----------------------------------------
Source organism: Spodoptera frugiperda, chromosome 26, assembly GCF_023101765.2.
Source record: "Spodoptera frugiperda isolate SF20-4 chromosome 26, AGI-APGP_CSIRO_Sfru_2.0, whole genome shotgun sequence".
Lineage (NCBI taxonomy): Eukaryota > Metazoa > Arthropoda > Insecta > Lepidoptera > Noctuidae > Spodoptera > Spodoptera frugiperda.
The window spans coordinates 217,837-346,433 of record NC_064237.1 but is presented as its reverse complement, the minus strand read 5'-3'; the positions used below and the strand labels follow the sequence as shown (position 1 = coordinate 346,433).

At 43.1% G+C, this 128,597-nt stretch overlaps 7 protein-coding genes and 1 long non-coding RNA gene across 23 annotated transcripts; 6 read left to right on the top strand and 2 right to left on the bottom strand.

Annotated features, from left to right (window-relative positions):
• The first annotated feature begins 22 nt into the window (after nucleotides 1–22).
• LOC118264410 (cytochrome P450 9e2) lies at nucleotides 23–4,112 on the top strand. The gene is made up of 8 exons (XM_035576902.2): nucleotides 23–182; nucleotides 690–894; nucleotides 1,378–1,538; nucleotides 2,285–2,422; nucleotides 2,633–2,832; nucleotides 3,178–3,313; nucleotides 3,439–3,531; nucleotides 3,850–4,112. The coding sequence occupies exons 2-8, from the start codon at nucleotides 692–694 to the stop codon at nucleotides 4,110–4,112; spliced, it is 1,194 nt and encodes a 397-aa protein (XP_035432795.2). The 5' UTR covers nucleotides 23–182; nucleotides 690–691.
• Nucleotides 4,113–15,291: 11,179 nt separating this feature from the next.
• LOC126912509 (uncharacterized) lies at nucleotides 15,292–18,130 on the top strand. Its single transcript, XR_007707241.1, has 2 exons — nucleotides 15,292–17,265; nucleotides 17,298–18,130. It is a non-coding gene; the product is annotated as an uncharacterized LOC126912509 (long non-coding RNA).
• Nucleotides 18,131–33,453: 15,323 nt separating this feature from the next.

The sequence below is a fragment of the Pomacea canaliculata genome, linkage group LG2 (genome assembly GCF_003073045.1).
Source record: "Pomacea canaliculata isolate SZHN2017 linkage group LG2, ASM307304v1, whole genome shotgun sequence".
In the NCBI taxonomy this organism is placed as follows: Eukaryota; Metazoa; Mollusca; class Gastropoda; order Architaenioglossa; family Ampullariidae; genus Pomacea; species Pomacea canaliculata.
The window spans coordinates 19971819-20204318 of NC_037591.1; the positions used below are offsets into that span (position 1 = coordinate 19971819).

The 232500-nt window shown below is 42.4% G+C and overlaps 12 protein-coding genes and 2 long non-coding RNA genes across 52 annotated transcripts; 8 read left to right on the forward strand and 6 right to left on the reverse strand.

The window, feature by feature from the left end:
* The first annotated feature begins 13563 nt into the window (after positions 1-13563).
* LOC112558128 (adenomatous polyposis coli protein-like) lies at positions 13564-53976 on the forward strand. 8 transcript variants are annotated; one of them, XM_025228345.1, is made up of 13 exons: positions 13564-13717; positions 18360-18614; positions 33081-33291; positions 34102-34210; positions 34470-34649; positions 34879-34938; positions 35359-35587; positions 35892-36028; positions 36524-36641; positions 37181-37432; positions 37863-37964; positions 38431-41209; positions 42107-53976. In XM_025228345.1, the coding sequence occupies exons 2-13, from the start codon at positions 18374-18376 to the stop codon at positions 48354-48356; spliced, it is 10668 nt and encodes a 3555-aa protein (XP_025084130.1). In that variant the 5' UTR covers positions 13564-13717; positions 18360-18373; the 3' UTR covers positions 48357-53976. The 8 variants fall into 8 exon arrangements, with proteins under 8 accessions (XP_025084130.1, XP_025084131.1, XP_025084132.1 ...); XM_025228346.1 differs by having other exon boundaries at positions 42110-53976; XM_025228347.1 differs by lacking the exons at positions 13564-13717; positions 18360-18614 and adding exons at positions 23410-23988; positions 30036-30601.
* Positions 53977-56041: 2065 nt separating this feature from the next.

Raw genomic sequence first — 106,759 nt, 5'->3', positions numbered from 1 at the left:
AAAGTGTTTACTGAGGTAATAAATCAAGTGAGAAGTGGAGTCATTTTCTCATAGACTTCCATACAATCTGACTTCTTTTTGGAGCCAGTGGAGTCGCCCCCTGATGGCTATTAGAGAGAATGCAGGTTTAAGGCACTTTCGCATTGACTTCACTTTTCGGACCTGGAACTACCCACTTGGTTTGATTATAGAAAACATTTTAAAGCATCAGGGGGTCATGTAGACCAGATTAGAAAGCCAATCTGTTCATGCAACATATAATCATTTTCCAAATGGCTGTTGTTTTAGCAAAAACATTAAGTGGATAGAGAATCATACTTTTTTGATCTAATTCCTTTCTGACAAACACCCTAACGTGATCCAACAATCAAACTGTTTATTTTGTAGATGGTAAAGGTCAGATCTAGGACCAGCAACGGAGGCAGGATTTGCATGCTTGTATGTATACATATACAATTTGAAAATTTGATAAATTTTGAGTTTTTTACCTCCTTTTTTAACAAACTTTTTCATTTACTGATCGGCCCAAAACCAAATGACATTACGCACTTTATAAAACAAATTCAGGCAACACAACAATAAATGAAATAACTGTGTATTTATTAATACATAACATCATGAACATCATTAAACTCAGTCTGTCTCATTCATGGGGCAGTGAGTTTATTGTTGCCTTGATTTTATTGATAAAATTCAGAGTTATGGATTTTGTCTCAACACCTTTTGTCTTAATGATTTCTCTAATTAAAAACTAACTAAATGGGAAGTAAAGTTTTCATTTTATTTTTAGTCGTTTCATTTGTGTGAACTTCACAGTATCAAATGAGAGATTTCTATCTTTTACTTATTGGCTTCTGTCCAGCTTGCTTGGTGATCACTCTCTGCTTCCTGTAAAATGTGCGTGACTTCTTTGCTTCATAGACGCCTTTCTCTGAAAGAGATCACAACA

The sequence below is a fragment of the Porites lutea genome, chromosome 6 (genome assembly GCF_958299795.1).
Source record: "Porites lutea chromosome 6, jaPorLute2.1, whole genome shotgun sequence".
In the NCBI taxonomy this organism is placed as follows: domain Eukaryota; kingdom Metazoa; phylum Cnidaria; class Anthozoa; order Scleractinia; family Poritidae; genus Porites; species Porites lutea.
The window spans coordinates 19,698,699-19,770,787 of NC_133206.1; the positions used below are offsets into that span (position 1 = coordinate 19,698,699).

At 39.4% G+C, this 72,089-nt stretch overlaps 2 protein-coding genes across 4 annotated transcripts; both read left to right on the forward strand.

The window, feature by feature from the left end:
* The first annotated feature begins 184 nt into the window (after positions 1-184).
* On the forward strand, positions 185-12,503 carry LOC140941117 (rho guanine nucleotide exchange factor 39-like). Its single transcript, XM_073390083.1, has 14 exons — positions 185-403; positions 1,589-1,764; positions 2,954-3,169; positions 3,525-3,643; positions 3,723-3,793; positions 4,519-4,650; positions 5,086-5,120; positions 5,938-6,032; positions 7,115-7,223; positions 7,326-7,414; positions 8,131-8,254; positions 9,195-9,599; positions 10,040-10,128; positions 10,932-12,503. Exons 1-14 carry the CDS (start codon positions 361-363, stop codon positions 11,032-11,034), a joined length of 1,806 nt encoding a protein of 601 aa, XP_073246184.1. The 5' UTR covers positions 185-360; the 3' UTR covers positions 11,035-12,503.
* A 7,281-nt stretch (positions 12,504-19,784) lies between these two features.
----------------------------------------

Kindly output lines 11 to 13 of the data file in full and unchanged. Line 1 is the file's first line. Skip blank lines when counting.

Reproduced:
• Nucleotides 18,131–33,453: 15,323 nt separating this feature from the next.

The sequence below is a fragment of the Pomacea canaliculata genome, linkage group LG2 (genome assembly GCF_003073045.1).
Source record: "Pomacea canaliculata isolate SZHN2017 linkage group LG2, ASM307304v1, whole genome shotgun sequence".